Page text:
• Post Reply
  • Bookmark Topic Watch Topic
  • New Topic

oo design

 
Andy Zhu
Ranch Hand
Posts: 145
  • Mark post as helpful
  • send pies
  • Quote
  • Report post to moderator
I am planning an interface consisting of only constance variables, which is used by both client and server classes. Since this constance interface seems centerized and easy to maintain from the point of programming. However, from the point of oo design, is this a good way to do? my concern here is that some constances relevant to, say server, now becomes visible to clients (though they can't modify it). For this assignment, we need a good ood, is this a good or bad design?

Thanks.
 
Hanna Habashy
Ranch Hand
Posts: 532
  • Mark post as helpful
  • send pies
  • Quote
  • Report post to moderator
hi Andy:
Interfaces should be created only to define types not constants. You better create a static class for constants.
 
Baruch Sadogursky
Ranch Hand
Posts: 62
  • Mark post as helpful
  • send pies
  • Quote
  • Report post to moderator
Constants interface considered a design antipattern. Don't use it. Just arrange the constants in classes they belong to. Another possibilty is to create utility class. It may consist only variables for start, but you may wish to add some helper methods in it later.
 
Denis Spirin
Ranch Hand
Posts: 72
  • Mark post as helpful
  • send pies
  • Quote
  • Report post to moderator
Well, although I have no idea what "static class" means, but creating class as holder for constants is bad idea too. Constant fields (public static final) should be declared in suitable class. Look at Sun Java API docs - MAX_VALUE for Integer is defined in Integer class, not in File or ClassLoader, nor in special class. Static final variable is shared by all instances of class. Do not invent anything else.
 
Hanna Habashy
Ranch Hand
Posts: 532
  • Mark post as helpful
  • send pies
  • Quote
  • Report post to moderator
I meant by static class, a class that has no public constructor, and all of its methods and variables are static.
Sorry, I should not have used this term. There is not such thing called static classes.
 
Michael Ernest
High Plains Drifter
Sheriff
Posts: 7292
Netbeans IDE VI Editor
  • Mark post as helpful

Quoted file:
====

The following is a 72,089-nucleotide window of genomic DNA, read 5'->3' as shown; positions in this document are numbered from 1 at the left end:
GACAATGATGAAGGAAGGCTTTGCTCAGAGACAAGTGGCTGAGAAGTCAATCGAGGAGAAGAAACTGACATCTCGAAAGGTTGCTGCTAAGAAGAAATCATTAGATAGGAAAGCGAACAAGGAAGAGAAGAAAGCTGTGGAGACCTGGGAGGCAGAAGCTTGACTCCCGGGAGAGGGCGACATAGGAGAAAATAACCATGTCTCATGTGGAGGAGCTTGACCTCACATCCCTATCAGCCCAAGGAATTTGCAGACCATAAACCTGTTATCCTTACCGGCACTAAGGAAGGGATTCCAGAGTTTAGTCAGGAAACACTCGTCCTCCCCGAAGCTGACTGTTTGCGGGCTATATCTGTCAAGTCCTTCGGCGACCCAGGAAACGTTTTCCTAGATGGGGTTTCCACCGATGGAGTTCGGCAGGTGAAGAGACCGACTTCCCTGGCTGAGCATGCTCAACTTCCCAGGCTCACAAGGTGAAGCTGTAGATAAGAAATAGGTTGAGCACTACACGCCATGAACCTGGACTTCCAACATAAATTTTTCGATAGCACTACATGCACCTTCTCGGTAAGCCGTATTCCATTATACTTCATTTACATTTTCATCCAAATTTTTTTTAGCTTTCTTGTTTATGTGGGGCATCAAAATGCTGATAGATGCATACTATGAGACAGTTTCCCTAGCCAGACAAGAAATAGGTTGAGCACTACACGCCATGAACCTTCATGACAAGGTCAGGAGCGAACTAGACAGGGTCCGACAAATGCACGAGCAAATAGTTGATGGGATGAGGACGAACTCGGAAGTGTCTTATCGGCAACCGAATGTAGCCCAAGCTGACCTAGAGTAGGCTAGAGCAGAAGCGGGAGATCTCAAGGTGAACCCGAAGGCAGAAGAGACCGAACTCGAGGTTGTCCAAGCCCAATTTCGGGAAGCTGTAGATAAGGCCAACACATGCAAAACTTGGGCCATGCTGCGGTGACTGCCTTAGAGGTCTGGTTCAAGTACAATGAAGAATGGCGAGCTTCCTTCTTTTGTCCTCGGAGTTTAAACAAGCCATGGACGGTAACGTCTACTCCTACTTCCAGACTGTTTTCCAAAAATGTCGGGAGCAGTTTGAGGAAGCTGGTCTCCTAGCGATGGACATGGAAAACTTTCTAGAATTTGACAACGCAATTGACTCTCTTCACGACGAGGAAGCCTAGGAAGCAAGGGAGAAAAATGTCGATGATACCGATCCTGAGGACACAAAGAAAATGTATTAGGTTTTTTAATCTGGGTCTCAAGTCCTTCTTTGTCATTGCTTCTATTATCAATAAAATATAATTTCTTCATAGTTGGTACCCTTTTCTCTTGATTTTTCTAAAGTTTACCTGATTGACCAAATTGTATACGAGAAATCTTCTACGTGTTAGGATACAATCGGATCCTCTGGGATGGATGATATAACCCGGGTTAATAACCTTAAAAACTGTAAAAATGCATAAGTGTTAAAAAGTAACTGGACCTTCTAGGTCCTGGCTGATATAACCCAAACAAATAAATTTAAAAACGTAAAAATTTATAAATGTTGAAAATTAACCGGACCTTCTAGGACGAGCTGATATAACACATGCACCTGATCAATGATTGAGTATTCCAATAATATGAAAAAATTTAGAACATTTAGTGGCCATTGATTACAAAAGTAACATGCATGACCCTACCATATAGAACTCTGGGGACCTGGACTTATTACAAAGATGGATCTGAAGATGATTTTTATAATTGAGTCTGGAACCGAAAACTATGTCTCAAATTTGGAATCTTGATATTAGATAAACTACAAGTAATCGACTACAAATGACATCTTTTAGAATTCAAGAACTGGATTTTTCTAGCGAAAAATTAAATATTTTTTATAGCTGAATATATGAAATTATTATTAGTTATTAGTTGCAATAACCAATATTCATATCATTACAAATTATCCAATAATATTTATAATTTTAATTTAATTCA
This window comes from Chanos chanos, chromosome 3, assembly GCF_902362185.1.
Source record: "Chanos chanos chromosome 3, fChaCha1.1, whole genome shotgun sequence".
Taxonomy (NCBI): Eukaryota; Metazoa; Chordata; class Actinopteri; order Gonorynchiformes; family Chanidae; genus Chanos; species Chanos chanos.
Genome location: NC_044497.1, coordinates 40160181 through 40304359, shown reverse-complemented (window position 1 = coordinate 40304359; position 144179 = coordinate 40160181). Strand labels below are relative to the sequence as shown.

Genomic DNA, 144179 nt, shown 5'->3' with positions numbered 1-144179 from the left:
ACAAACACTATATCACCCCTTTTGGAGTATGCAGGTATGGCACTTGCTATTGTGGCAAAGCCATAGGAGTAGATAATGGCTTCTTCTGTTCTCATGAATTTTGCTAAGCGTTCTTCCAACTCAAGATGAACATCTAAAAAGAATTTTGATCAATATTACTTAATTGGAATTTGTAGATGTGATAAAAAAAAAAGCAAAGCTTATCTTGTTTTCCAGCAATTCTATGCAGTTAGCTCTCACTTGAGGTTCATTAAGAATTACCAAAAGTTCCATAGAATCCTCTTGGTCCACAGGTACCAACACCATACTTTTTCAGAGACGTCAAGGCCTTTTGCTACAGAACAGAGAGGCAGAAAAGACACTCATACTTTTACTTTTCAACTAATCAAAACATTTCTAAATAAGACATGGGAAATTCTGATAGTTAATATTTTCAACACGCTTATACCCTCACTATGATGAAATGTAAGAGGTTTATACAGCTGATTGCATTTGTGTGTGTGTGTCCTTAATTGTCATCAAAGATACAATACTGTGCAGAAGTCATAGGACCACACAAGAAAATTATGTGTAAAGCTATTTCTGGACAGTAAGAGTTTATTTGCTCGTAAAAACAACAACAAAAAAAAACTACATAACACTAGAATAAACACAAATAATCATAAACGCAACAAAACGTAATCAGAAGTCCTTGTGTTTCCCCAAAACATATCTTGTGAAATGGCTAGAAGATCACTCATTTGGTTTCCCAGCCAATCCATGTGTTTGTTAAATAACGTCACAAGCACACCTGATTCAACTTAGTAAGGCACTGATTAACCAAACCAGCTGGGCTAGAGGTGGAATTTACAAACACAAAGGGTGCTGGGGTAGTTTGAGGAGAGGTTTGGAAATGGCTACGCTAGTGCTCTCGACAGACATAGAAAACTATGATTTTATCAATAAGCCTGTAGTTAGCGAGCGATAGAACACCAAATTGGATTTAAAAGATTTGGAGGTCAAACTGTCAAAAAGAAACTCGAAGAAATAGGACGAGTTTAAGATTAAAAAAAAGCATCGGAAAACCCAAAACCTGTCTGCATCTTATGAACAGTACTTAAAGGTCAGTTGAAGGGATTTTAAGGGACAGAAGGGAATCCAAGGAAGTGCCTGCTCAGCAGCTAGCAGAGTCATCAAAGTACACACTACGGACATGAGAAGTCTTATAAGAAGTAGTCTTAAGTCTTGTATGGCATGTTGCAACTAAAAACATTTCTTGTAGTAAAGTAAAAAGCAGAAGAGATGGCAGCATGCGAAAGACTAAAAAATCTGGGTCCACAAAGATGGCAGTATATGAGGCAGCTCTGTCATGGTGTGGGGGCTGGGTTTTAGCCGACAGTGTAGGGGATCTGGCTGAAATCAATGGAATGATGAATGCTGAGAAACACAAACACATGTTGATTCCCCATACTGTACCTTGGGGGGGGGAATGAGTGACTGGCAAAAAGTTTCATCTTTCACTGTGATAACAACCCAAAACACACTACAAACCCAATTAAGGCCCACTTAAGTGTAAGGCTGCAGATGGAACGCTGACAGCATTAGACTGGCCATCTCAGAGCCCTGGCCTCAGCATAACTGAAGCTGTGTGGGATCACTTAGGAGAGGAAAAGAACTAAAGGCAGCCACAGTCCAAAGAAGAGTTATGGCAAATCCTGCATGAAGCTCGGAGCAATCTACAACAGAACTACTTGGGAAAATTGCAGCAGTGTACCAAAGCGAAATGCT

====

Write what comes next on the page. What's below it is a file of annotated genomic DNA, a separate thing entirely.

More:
• send pies
  • Quote
  • Report post to moderator
http://www.javaworld.com/javaworld/javaqa/1999-08/01-qa-static2.html
 
Denis Spirin
Ranch Hand
Posts: 72
  • Mark post as helpful
  • send pies
  • Quote
  • Report post to moderator
Michael is right, there really exist static inner classes. Usually it is specified that class is "static nested" then.
Anyway.
 
Andy Zhu
Ranch Hand
Posts: 145
  • Mark post as helpful
  • send pies
  • Quote
  • Report post to moderator
Hey, thanks for all your comments. I really learned a lot:

1. using constants interface is a bad ood.
2. class of static fields (Hanna's static class) may not be a good ood choice, either.

Further deduction:
3. a good ood should overweight maintenability requirement. (a centralized constants is easy to maintain)
4. I personally don't like the idea of utility class (I guess this is like properties file), since the resulting file is eventually in the control of user; this is the least thing a developer wants to do. Furthermore, the constants in issue can be determined before compilation and do not depend on user's input (so that is why they are constants, such as default file location and port, etc in this assignment), therefore I don't see any benefits we gain here while putting ourselves in the danger of ruin of whole program. But, I don't know what you think and how Sun likes.
 
Baruch Sadogursky
Ranch Hand
Posts: 62
  • Mark post as helpful
  • send pies
  • Quote
  • Report post to moderator
What I ment by utilty class is a helper class with static methods, and maybe some a REALY global constansts either. As much as I know it is a well sread practice with nothing wrong with it.
 
Peter Yunguang Qiu
Ranch Hand
Posts: 99
  • Mark post as helpful
  • send pies
  • Quote
  • Report post to moderator
I don't think using constants interface is a bad ood.

See sun's java API: interface "javax.swing.WindowConstants".

Sun's API is generally considered good ood, isn't it?

What is good ood? I think the key point of OO is that with the OO principle, it is easier to break a job into several reusable, self-contained pieces. This makes programs easy to code and debug, easy to understand and maintain. As long as your code is based on this principle, it should be considered good ood.

any comments?
[ June 05, 2004: Message edited by: Peter Yunguang Qiu ]
 
Andy Zhu
Ranch Hand
Posts: 145
  • Mark post as helpful
  • send pies
  • Quote
  • Report post to moderator
Hey, Peter:

Good point. It seems that my idea of using interface just follows Sun's ood. Instead of using one centralized constants interface, break it down for several, so that each serves for one package. I did it this way.
 
Peter den Haan
author
Ranch Hand
Posts: 3252
  • Mark post as helpful
  • send pies
  • Quote
  • Report post to moderator
Whether this is a good idea or not depends on the nature of the constants - are they relevant to an API/interface or not? - from the sound of it, AZ's constants may be a mix of both. See the C2 wiki for a thorough exploration of the matter.

- Peter
 
Baruch Sadogursky
Ranch Hand
Posts: 62
  • Mark post as helpful
  • send pies
  • Quote
  • Report post to moderator
Sun also see Constansts Interface as an antipattern. This is the primary reason for the "static import" feature, which is now applied in J2SE 1.5.
 
  • Post Reply
  • Bookmark Topic Watch Topic
  • New Topic